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Document Number (FOIA) /ESDN (CREST): 
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Document Creation Date: 
December 21, 2016
Document Release Date: 
June 13, 2008
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June 17, 1983
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PDF icon CIA-RDP85B01152R000901240028-4.pdf716.41 KB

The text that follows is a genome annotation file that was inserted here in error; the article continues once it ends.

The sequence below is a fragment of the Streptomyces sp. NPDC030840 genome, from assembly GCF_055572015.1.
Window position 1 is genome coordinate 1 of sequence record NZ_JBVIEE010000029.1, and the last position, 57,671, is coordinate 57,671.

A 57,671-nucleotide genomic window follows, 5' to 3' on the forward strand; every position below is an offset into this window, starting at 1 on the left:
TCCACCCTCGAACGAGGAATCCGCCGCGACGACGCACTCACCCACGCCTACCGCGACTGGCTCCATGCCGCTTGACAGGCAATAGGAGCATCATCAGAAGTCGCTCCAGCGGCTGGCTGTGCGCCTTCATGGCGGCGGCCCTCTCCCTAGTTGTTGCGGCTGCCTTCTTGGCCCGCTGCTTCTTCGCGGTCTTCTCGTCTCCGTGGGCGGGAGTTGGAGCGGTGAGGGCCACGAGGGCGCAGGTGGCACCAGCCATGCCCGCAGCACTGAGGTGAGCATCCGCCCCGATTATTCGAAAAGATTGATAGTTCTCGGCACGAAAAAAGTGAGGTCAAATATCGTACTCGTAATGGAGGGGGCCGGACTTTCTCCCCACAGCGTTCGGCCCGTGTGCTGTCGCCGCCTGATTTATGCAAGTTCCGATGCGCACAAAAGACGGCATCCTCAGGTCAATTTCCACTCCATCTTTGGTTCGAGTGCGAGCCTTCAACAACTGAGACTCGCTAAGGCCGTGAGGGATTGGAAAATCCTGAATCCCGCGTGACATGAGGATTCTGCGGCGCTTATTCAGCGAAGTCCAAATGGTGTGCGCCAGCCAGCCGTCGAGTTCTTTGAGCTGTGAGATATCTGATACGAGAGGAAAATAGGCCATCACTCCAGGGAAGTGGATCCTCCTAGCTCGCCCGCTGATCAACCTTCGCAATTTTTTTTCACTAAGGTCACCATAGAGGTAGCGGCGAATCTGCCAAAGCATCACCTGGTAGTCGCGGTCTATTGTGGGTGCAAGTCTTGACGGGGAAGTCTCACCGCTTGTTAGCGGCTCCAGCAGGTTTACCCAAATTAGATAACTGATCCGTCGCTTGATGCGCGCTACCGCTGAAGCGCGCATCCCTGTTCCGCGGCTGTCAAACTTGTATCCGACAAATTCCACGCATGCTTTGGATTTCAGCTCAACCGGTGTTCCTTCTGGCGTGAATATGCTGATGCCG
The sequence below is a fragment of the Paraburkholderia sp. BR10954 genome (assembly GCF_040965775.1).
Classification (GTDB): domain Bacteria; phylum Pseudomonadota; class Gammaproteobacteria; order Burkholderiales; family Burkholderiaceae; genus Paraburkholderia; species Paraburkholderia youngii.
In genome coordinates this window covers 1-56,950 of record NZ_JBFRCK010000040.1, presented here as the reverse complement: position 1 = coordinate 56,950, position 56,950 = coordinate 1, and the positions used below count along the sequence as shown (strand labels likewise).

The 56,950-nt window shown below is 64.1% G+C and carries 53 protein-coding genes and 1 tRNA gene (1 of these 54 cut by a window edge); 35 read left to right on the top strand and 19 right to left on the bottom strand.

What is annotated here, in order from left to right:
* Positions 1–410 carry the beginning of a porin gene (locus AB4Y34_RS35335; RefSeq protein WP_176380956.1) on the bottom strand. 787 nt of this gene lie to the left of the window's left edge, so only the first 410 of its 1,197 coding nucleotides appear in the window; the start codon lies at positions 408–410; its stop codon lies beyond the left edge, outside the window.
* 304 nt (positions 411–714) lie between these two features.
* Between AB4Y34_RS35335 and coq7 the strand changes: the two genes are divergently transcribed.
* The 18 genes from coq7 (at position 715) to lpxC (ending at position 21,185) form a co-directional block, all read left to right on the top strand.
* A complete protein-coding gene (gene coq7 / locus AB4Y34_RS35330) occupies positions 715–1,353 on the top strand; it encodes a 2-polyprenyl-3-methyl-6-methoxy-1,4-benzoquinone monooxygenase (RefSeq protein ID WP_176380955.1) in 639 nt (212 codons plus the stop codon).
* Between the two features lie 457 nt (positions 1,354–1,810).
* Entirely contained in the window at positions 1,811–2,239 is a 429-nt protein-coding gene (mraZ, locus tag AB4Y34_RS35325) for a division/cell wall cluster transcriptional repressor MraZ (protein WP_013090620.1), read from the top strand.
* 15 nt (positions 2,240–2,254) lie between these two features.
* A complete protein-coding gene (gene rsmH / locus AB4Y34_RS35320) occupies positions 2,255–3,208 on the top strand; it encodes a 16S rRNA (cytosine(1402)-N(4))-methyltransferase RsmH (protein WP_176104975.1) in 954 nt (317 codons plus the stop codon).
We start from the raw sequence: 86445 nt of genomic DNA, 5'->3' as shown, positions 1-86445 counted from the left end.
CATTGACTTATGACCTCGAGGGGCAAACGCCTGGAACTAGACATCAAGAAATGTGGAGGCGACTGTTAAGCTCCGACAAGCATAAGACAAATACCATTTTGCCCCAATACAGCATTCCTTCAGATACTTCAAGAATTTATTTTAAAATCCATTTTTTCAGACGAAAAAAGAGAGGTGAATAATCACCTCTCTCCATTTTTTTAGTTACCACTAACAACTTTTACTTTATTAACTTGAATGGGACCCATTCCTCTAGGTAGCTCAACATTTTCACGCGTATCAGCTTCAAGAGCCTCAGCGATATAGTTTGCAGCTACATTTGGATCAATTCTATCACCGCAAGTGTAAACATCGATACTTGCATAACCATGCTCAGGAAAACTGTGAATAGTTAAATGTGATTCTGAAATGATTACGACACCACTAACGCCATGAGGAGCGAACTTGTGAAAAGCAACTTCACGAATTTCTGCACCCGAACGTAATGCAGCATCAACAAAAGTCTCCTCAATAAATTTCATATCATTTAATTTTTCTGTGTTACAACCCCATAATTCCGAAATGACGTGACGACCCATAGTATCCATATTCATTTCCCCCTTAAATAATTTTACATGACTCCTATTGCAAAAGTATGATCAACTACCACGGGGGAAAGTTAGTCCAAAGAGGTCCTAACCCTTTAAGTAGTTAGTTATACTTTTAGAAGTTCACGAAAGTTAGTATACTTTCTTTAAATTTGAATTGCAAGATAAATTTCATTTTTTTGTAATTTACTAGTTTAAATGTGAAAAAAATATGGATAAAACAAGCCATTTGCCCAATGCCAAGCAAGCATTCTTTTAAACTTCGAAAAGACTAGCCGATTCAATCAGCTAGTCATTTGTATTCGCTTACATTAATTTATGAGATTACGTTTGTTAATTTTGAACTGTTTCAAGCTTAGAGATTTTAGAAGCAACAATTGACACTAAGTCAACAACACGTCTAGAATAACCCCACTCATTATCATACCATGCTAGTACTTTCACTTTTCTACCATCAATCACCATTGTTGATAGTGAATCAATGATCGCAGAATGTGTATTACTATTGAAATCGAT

Approved For Release 2008/06/23: CIA-RDP85BO1152R000901240028-4 .._gistry ROUTING AND RECORD SHEET SUBJECT: (Optional) Phase IV Long-Range Plan Action Items FROM: Edward L. Sherman EXTENSION NO. ADPP 125-83-42 Director of Finance 1212 Key Building DATE 17 June 1983 TO: (Officer designation, room nu r o building) J U1983? DATE 7?' OFFICER'S COMMENTS (Number each comment to show from whom Q ~q 0'Q RECEIVED FORWARDED INITIALS to whom. Draw a line across column after each comment.) 1. DDA 7D18 Headquarters 2. 3. 4. 5. 6. 7. 8. 9. 10. 11. 12. 13. 14. 15. FORM 61 USE PREVIOUS 1-79 Approved For Release 2008/06/23: CIA-RDP85BO1152R000901240028-4 Approved For Release 2008/06/23: CIA-RDP85BOl 152R000901240028-4 CONFIDENTIAL 17 JUN 1983 MEMORANDUM FOR: Harry E. Fitzwater Deputy Director for Administration FROM: Edward L. Sherman Director of Finance SUBJECT: Phase IV Long-Range Plan Action Items REFERENCE: DDA Memo #83-0140/9, Same Subject 1. Introduction This memorandum responds to your request for a long term strategy for automation of the Agency financial functions, and addresses OF capabilities in providing financial support to headqaurters and field operations. The memo in total constitutes a plan for the Modernization of Agency Financial Systems (MAFS) and will be referred to as such in future communications. 2. OF Assumptions on Future of Agency Systems Automation a. This office is convinced that, during the next 10 to 20 years, the Agency, and especially the DDA components, will be required to rapidly expand use of more sophisticated automated systems applications. Regardless of future expansion or contraction of Agency operations, automated systems and office automation aids offer the only viable means to increase real productivity of Agency personnel including all levels of management. The existing major OF automated systems are obsolescent in terms of present day operations, necessitate far too much manual processing, and contain software packages which are inflexible and costly to maintain. On-going initiatives to rectify these problems will carry OF into a new generation of high technology which will be capable of servicing more than one function at a time. These developments will tend to reorganize the present divisions of labor (logistics, finance, personnel, etc.) along somewhat different lines requiring dissimilar levels and combinations of skills from the way we operate today. How quickly we reach this stage depends in part on still further Approved For Release 2008/06/23: CIA-RDP85BOl 152R000901240028-4 Approved For Release 2008/06/23: CIA-RDP85BOl 152R000901240028-4 technological developments and Agency decisions to make the necessary investments. Our present developments of ACIS, LIMS and a modern field accounting system are all steps in this direction. They have, to varying degrees, certain futuristic elements such as common data bases, inputs by originators of transactions rather than support specialists, automated performance of manual support functions such as translation, recordation and manipulation of data; auditing and other enforcement techniques for controlling and protecting resources and upholding regulatory and legal authorities; and the automated production of data and other services required to meet legal and managerial requirements. 3. Long Term Strategy for Automation of Agency Financial Functions a. The requirements generated in rendering financial support to intelligence functions makes these systems considerably different from similiar financial systems in the rest of Government or in private industry. The complications we are required to live with, principally to provide security and cover, are literally unique to CIA. Consequently at this time we cannot beg, borrow or buy major new systems which come anywhere near to meeting our needs. (This may change as the software industry expands and software itself becomes more flexible to change and applicability to various data bases expands.) The construction of such systems, whether by Agency or contractor workforces, is a very long and arduous task constantly subject to changing technology and user requirements. The LIMS and ACIS systems presently under development will each take at least seven years from initiation to full implementation. In the meantime we have no choice but to continue to make changes to the presently obsolescent systems that LIMS and ACIS are designed to replace because of mandatory legislative and management requirements which cannot be put off for seven years. This double resource requirement will be a tremendous burden for the Agency to carry but, at this time, there is no real choice for management to make if our systems are to be capable of meeting the requirements of the 80s and 90s. Our bright light is the expanded use of professional computers (desk-top) in office automation. At the 1983 National Computer Conference, the experts predicted that the professional computers would become the "hub" of office automation and could perform as much as ninety (90) per cent of the computing. It is the opinion of OMB that the expanding universe of high technology being rapidly assimulated into the private sector will force the government, regardless of cost, into automation of exotic levels to provide all of management, including the presidential level, with the information necessary to make decisions, again this was substantiated by the industry leaders and financial analysts at the National Computer Conference. Legislation such as the Prompt Payment and Federal Manager's Financial Integrity Acts will become more frequent as Congress attempts to control government expenditures. The Approved For Release 2008/06/23: CIA-RDP85BOl 152R000901240028-4 Approved For Release 2008/06/23: CIA-RDP85B0l 152R000901240028-4 Department of Treasury continues with large scale initiatives which will dramatically change the manner in which our operations are conducted, not only with Treasury, but internally as well. These are but examples of enormous changes which will continue to evolve and to which the Agency, and OF, have no option but to respond. b. At the present time there are three major systems under development which relate to financial management. The Automated Compensation and Information System (ACIS) will replace the Agency's decade old payroll system now fraught with software maintenance problems and an alarming amount of manual processing. ACIS looks to solving not only these and other immediate concerns, but also to create a structural design capability of utilizing present and future state-of-the-art technologies. An on going effort scheduled for implementation within the next five years, ACIS will be the forerunner of systems which will directly interface with each other, eliminate batching and key-punch processing, issue reports on a real-time basis, and vastly improve OF's capability for total Agency support. The major goal of ACIS is to provide the Agency with a comprehensive and viable payroll system that includes a rapid, flexible query capability and reduces the manual workload of the present system. c. The Logistics Integrated Management System (LIMS) will be an integrated management system designed to combine all of the logistics and related financial processes in the area of property management. This will include requisitioning, procurement, distribution, receiving, payment, catalog, and inventory. The system will function in an environment involving interface (interactive) with the Agency financial accounting and budgeting processes. LIMS will combine the functions of existing systems including CONIF, ICS, SECOND, AWCS, PDMIS, and FARS. LIMS is a system that truly integrates logistics and finance functions in that the procurement and receiving information which is so critical to payment and expenditure functions will all be automatically linked and processed. d. The third system, The Field Accounting System (FAS), may not yet be recognized by anyone outside of OF as a major system because only recently have we come to regard it as such. Our intention is to develop an automated accounting system to record and report financial accounting responsibilities from all Agency installations, outside of headquarters, on a worldwide basis. Once recorded, the system will verify and sort the data into any desired format. Accumulated data will be electronically transmitted to headquarters where the data will be passed directly into the Agency's General Accounting System (GAS). The immediate pay-off will be greatly improved security through the complete elimination of manual bookkeeping to further reduce documents and forms held in the field, fast and simple record destruction capability, user input which does not require technical training, automatic accounting, and, to some degree P'INKTL` TTIt TT T A T Approved For Release 2008/06/23: CIA-RDP85B0l 152R000901240028-4 Approved For Release 2008/06/23: CIA-RDP85BOl 152R000901240028-4 auditing, an improvement in accounting accuracy, timing and detail, and real time accounting support to management in headquarters and the field. This project is presently in its initial phase. Some experiments have been made at field stations to demonstrate the validity of doing the field accounting on word processors instead of by written records. We have also experimented with sending field accountings to headquarters electronically and using GAS to produce reports for field management. Much more needs to be done but this project is currently moving at an extremely slow pace because we do not have the work force to assign to it. We were denied resources in both our FY84 and FY85 requests to assist in this effort. OF Long- range plans include the use of Tempest approved secure line facsimile equipment that will provide the capability of transmitting authentic reproductions of receipts concurrent with the submission of the accounting. This field accounting system, coupled with facsimile transmissions, would truly speed up OF support capability and solve the long standing problem of having unprocessed Class B accountings resulting in incomplete and non- current financial records. g. In the bill paying area there are four initiatives working. The most ambitious is the development of an automated Approved For Release 2008/06/23: CIA-RDP85BOl 152R000901240028-4 Approved For Release 2008/06/23: CIA-RDP85B0l 152R000901240028-4 travel procedure. Agency travel accountings are processed on an entirely manual basis. The system is cumbersome, filled with approval and certification difficulties, and subject to backlogs during peak travel periods. In recent years, this traditional method of accounting has become much more difficult and involved with the establishment of high rate geographic area and lodgings - plus rates for subsistence expenses. Currently, GSA is considering a flat-rate locality based per diem. Depending upon the type and complexity of the travel involved, processing of a travel voucher can take from hours to days, with a large part of the transactions repetitive in nature. The travel function lends itself directly to an automated process and a great deal of experimentation on this subject has been expended by GAO, Agriculture, and other sectors of the government. Automated systems software for travel processing already exists commercially. With the proper study given to the specific requirements of Agency travel, such software could be adapted for OF use. Manual audit effort would focus only on those claims outside the edits and parameters of the system and significantly reduce processing time. Developed as an on-line function, OF envisages travel automation as eventually encompassing, electronically, the total travel process, i.e., transmission and approvals of travel authorizations, advances, submission of accountings, teleticketing, advance of funds, certification, etc. In addition to being cost efficient and obviously effective, an automated travel system would, by its very design, create, for the first time in the Agency, a central data base for travel costs which could be accessed for all types of travel information desired and in any format. Detailed information on overall travel costs is not now available and can be obtained only through exhaustive and costly manual research. Funds requested by OF for this planning are in the FY84 budget. Follow on costs have not been included in the 85 budget and could run or more. In addition to travel, ODP is presently developing a series of changes to GAS, FRS and CONIF to permit user entry of commitments for procurement orders placed with the Office of Logistics and the automated obligation of funds once procurement contracts are let. This process, which should be ready in FY83, will relieve some of the present manual effort going into processing of invoices under the Prompt Payment Act. Although OF succeeded in meeting the provisions of the Prompt Payment Act, this success has been accomplished by adding additional manual complications to an already overburdened payment system. Once the commitments project is completed we hope to develop a Fedstrip-Milstrip interface with the O/L inventory control system. This billing and payment system is currently a labor-intensive process consuming many hours of effort. Payment vouchers are manually prepared and sometimes reach 125 posting voucher pages in one accounting submission. OF plans to automate this process to directly interface with receiving data on the ICS system and eliminate almost entirely the cumbersome manual effort now required. The final initiative in this group is to establish an automated system for tracking GSA work orders for which we have advanced funds to GSA. Under Approved For Release 2008/06/23: CIA-RDP85B0l 152R000901240028-4 Approved For Release 2008/06/23: CIA-RDP85B0l 152R000901240028-4 CONFIDENTIAL present procedures we have only a tedious manual procedure for determining which work orders are completed and can be expensed and which are still pending completion or have been withdrawn. A systems assist would save labor and increase efficiency in this area. Present planning is at a halt due to lack of programming resources in OF. h. With respect to disbursement functions, there are five initiatives that would materially improve the effectiveness of disbursing and banking operations. The first is the automation of cash accounting for disbursing centers. At present, the vouchers authorizing disbursement of official funds are forwarded to a data base center, key punched, and processed into GAS the following day. Reports on cash general ledger accounts are not available to Monetary Division until three days following any given cash transaction. The daily reconciliation of cash accounts is an involved, labor-intensive effort requiring many hours of time. OF plans to implement an on-line capability at the 6E29 disbursing office which would permit those cash transactions to be immediately recorded into GAS and charged against the proper cash accounts. Following implementation and refinement of this process using 6E29 as a testbed, the on-line cash recordation capability will be expanded to include thirteen other disbursing functions within the headquarters area of operations. Long range planning ultimately envisages world-wide control of Agency cash assets through use of the forthcoming Field Accounting System. Resources for this project will not be available until FY84 at the earliest. Other initiatives are the automation of the foreign currency inventory, automated reconciliation of Agency checking accounts, automating the inventory of banking asset security clearances, and automating the inventory of cashier checks and commodity assets (gold). i. In the accounting field, we have a large number of work orders which are necessary to maintain the system and provide small enhancements to GAS, and we face the fact that GAS is a major system which does not meet forseeable future requirements and is already showing signs of age. There is nothing in the OF budgets for FY83, 84 and 85 to even begin analyzing this problem. This matter will become increasingly important as time passes. j. With respect to the Financial Resources System (FRS), we believe there is a need for a strong central authority to be esbablished over the formatting and printing of administrative reports, especially financial reports. FRS is currently being co-managed by this office and the Comptroller. Aside from those reports required or requested to be produced by the Comptroller no one point in the Agency exists for determining whether or not a report is needed, should be retained or ought to be eliminated. FRS now generates 2690 reports in 180 formats. The new commitments change to GAS will increase these formats to 194. Centralized management of FRS is the only viable means of controlling that system's production requirements. CONFIDENTIAL Approved For Release 2008/06/23: CIA-RDP85B0l 152R000901240028-4 Approved For Release 2008/06/23: CIA-RDP85B0l 152R000901240028-4 CONFIDENTIAL 4. Hardware Plans for the Future In the formulation of long-range planning, OF is aware not only of where this office is going, but also what has to be done to get there. Primarily, this involves sustained development, over a period of time and within the constraints of budgetary resources, of a truly responsive, flexible, and futuristic OF financial system built around professional computers (that also do word processing) and main frame computers with communication capability between the two types of hardware. A need is also seen for portable professional computers to be used in the contract audit area. 5. OF Capabilites for Providing Financial Support to Headquarters and Field Components a. The previous section of this paper identifies many of the problems and "systems" solutions we hope to apply to those problems of providing financial support to the Agency. This section will address problems for which we do not presently forsee a "data processing" solution. b. Distributed Financial Systems For many years the financial systems of the Agency have been organized on a distributed basis. Every system is essentially a centralized system in that accounting data eventually feeds into a central accounting system, payroll data feeds into a central payroll system, bill paying data feeds into a central bill paying system and the disbursement of funds is essentially the centralized responsibility of OF. The distributed process is reflected in the fact that all systems are dependent upon the inputs of data and the partial or total processing of data by components spread throughout the Agency at headquarters and overseas. Despite regulations and procedures established by OF, much leeway in determining levels of detail, interpretation of regulations and application of procedures is left to the more than 200 budget and finance officers who serve in positions not under the direct control of the Director of Finance. This system has been a mixed blessing in the past. While it has placed great power over finance systems in the hands of general support and operations officers, thereby assuring maximum flexibility and responsiveness to operational needs, it has at the same time, weakened effective central management, financial discipline, and caused a whole host of career management problems in the development of a strong cadre of budget and finance officers. c. Impact of Systems Automation The development of automated financial systems, described in the third section of this paper will in all probability lead to major changes in the organization and staffing requirements for these Agency wide systems in the next 10 to 20 years. We do not CONFIDENTIAL Approved For Release 2008/06/23: CIA-RDP85B0l 152R000901240028-4 Approved For Release 2008/06/23: CIA-RDP85B0l 152R000901240028-4 CONFIDENTIAL believe the Agency will have the ability to respond quickly and effectively to these changes unless all budget and finance personnel are put under the operational command of the Director of Finance. We also believe there are distinct advantages to putting all finance careerists under Finance command even under present financial operations. We believe we can do more with the same numbers of people by providing quicker response to changing priorities. We believe we can improve career management leading to a stronger finance product through better training, and assignments. And we believe we can improve financial discipline and at the same time provide better, more flexible support by giving the Office of Finance a stronger command role over financial systems. d. Centralization of Finance Activity The forthcoming technological changes facing the Agency will impact heavily on OF. OF sees the infrastructure of the MF Career Service changing over the next decade with a heavy emphasis on centralization of financial activity and fewer detailed assignments outside of OF. This will become more and more a reality as the state-of-the-art moves finance into a "paperless mode". It is certainly not too soon to address the most difficult problem of preparing MF Careerists for the new environment in which they will function. e. Personnel Expertise This office desperately needs to strengthen the level of personnel expertise in the several functional work areas involved, i.e., general finance, budget, monetary, commercial audit, systems and procedures, career management and general support. During the past several years, the necessity of staffing unforeseen position requirements outside control of OF, has forced this office to move employees between assignments more rapidly than normally desirable which has resulted in a lack of experience, particularly in the multifaceted area of general finance. f. OF Control of Detailed Positions Control of detailed positions would permit OF to plan effectively for entirely new disciplines soon to be required and proper career development of MF careerists. Of equal importance, OF could establish a basic, uniform office staffing structure which would permit uniformity of responsibilities associated with like grades and positions throughout the Agency, staff individual offices based on perceived and current requirements, and obtain the flexibility in personnel assignments necessary to slow down the rotational process to a realistic level. What is required is a dedicated "down the road" planning effort by OF management for assimilation and implementation of new technology and, of even greater importance, to accomplish the training required by new disciplines and a phased reorganization of the total finance CONFIDENTIAL Approved For Release 2008/06/23: CIA-RDP85B0l 152R000901240028-4 Approved For Release 2008/06/23: CIA-RDP85B0l 152R000901240028-4 mission. To ignore or delay facing this most serious requirement will result in confusion, unpreparedness, loss of morale, and an inept effort. OF management cannot properly meet this challenge without control of the totality of the MF Career Service. g. Overall Planning for Systems Development The Agency approach to automation lacks, and should have, overall direction and planning for systems development. The financial activities of OF affect every component within the Agency, regardless of mission or function. Given the potential of automation to simplify methods of accomplishing almost any desired result, systems planning by individual offices, will result only in noncompatible systems, redundant effort, and excessive costs. h. Necessity for Interactive Systems Agency investment in automation will not be served well unless systems are designed to be interactive with each other. OF systems, in particular, must be developed with the capability of access to DO and other systems for selected purposes such as special authorities, approvals, existence of fiscal annexes, administrative plans, and countless other financially related matters. It makes no sense to continue individual efforts in a vacuum and succeed only in accomplishing limited goals when so much more is possible with the technology at hand. OF strongly recommends that senior Agency management address this real need within the near future. i. Agency Travel Regulations With respect to travel, the Agency travel regulations are far more detailed than other similar government issuances. This results from the Agency's travel policies being a composite of the Federal Travel Regulations, Standardized Regulations, Foreign Affairs Manual, and the Agency's special authorities. The problem is further exacerbated by the organizational structure of the Agency (Independent Offices and several components within each of four large directorates) with individual travel approving officers for each entity. There are some forty travel approving officers throughout the Agency. Most, if not all, government agencies administer travel policy and approvals through a centralized travel office which not only ensures uniform application of travel entitlements and allowances but also provides the expertise necessary for developing internal travel regulations with enough flexibility to meet specific operational needs. It is apparent to this Office that the Agency's very real desire and need for flexibility in travel authorizations to meet special and unique situations has been inhibited unnecessarily by our detailed regulations. Agency travel policy is being continually revised to address and remedy problems of particular directorates, only to create new problems for other sectors of the Agency. (YIATT.' T n ,T WTT T A T Approved For Release 2008/06/23: CIA-RDP85B0l 152R000901240028-4 Approved For Release 2008/06/23: CIA-RDP85B0l 152R000901240028-4 CONFIDENTIAL j. Standardized Federal Travel Regulations The Interagency Travel and Allowance Committee, and others, are heading a government wide initiative to publish Standardized Federal Travel Regulations. These regulations are intended to conform all government travel, eliminate the need for writing travel regulations at the agency level and to ensure uniform and equitable treatment to travelers on a worldwide basis. It is a certainty that, at some point in time, standardized regulations for all of government will become a reality. Ideally at that time, our travel and allowance regulations should contain only exceptions to those regulations which are required by security, cover, and operational considerations. This will not happen, particularly in the area of travel, under the present travel approval system. k. Central Travel Office OF recommends that all headquarters travel approval and certifications within the Agency be accomplished by one centralized travel office under the control of OF. In terms of current day thinking and organizational structure, this would appear to be both revolutionary in concept and unworkable in reality. Although not in hand or place, the technology now exists to centralize all travel activity, improve support reaction capability to all components, simplify travel policy administration, and ensure fair and equitable treatment to all Agency travelers. Implementation of a truly centralized travel office would restrict all headquarters travel approving authorities below some level, (perhaps the deputy director level) to only that centralized office. For the most part, components would become requestors of travel to be charged against funds budgeted from that component. Such requests would be electronically transmitted to the central office for approval with no hard copy travel order required and effective regardless of the physical location of the requestor. Travel accountings would also be accomplished electronically. Operational considerations affecting approval judgements would be incorporated into the travel request and possibly include indicators such as routine, priority, and immediate approval responses requested. Appropriate turn-around response time would be taken as required. The foregoing recommendation is not only possible but very much to be desired. The following benefits would immediately be obtained from centralization of headquarters travel: 1. Uniform application of travel entitlements to headquarters personnel on a world wide basis. 2. Reductions in number and simplification of Agency travel regulations permitting a central travel approving officer the maximum flexibility to address properly the circumstances of individual travelers. CONFIDENTIAL Approved For Release 2008/06/23: CIA-RDP85B0l 152R000901240028-4 Approved For Release 2008/06/23: CIA-RDP85B0l 152R000901240028-4 CONFIDENTIAL 3. Drastically reduce the number of approvals for exceptions to travel regulations now required by higher authority. 4. Eliminate the need by Central Travel Branch for constant post approvals of travel expenses by the component approving officer for questionable claims, which seriously delays the accounting process. 5. Greatly increase the efficiency and overall effectiveness of travel accounting procedures. CONFIDENTIAL Approved For Release 2008/06/23: CIA-RDP85B0l 152R000901240028-4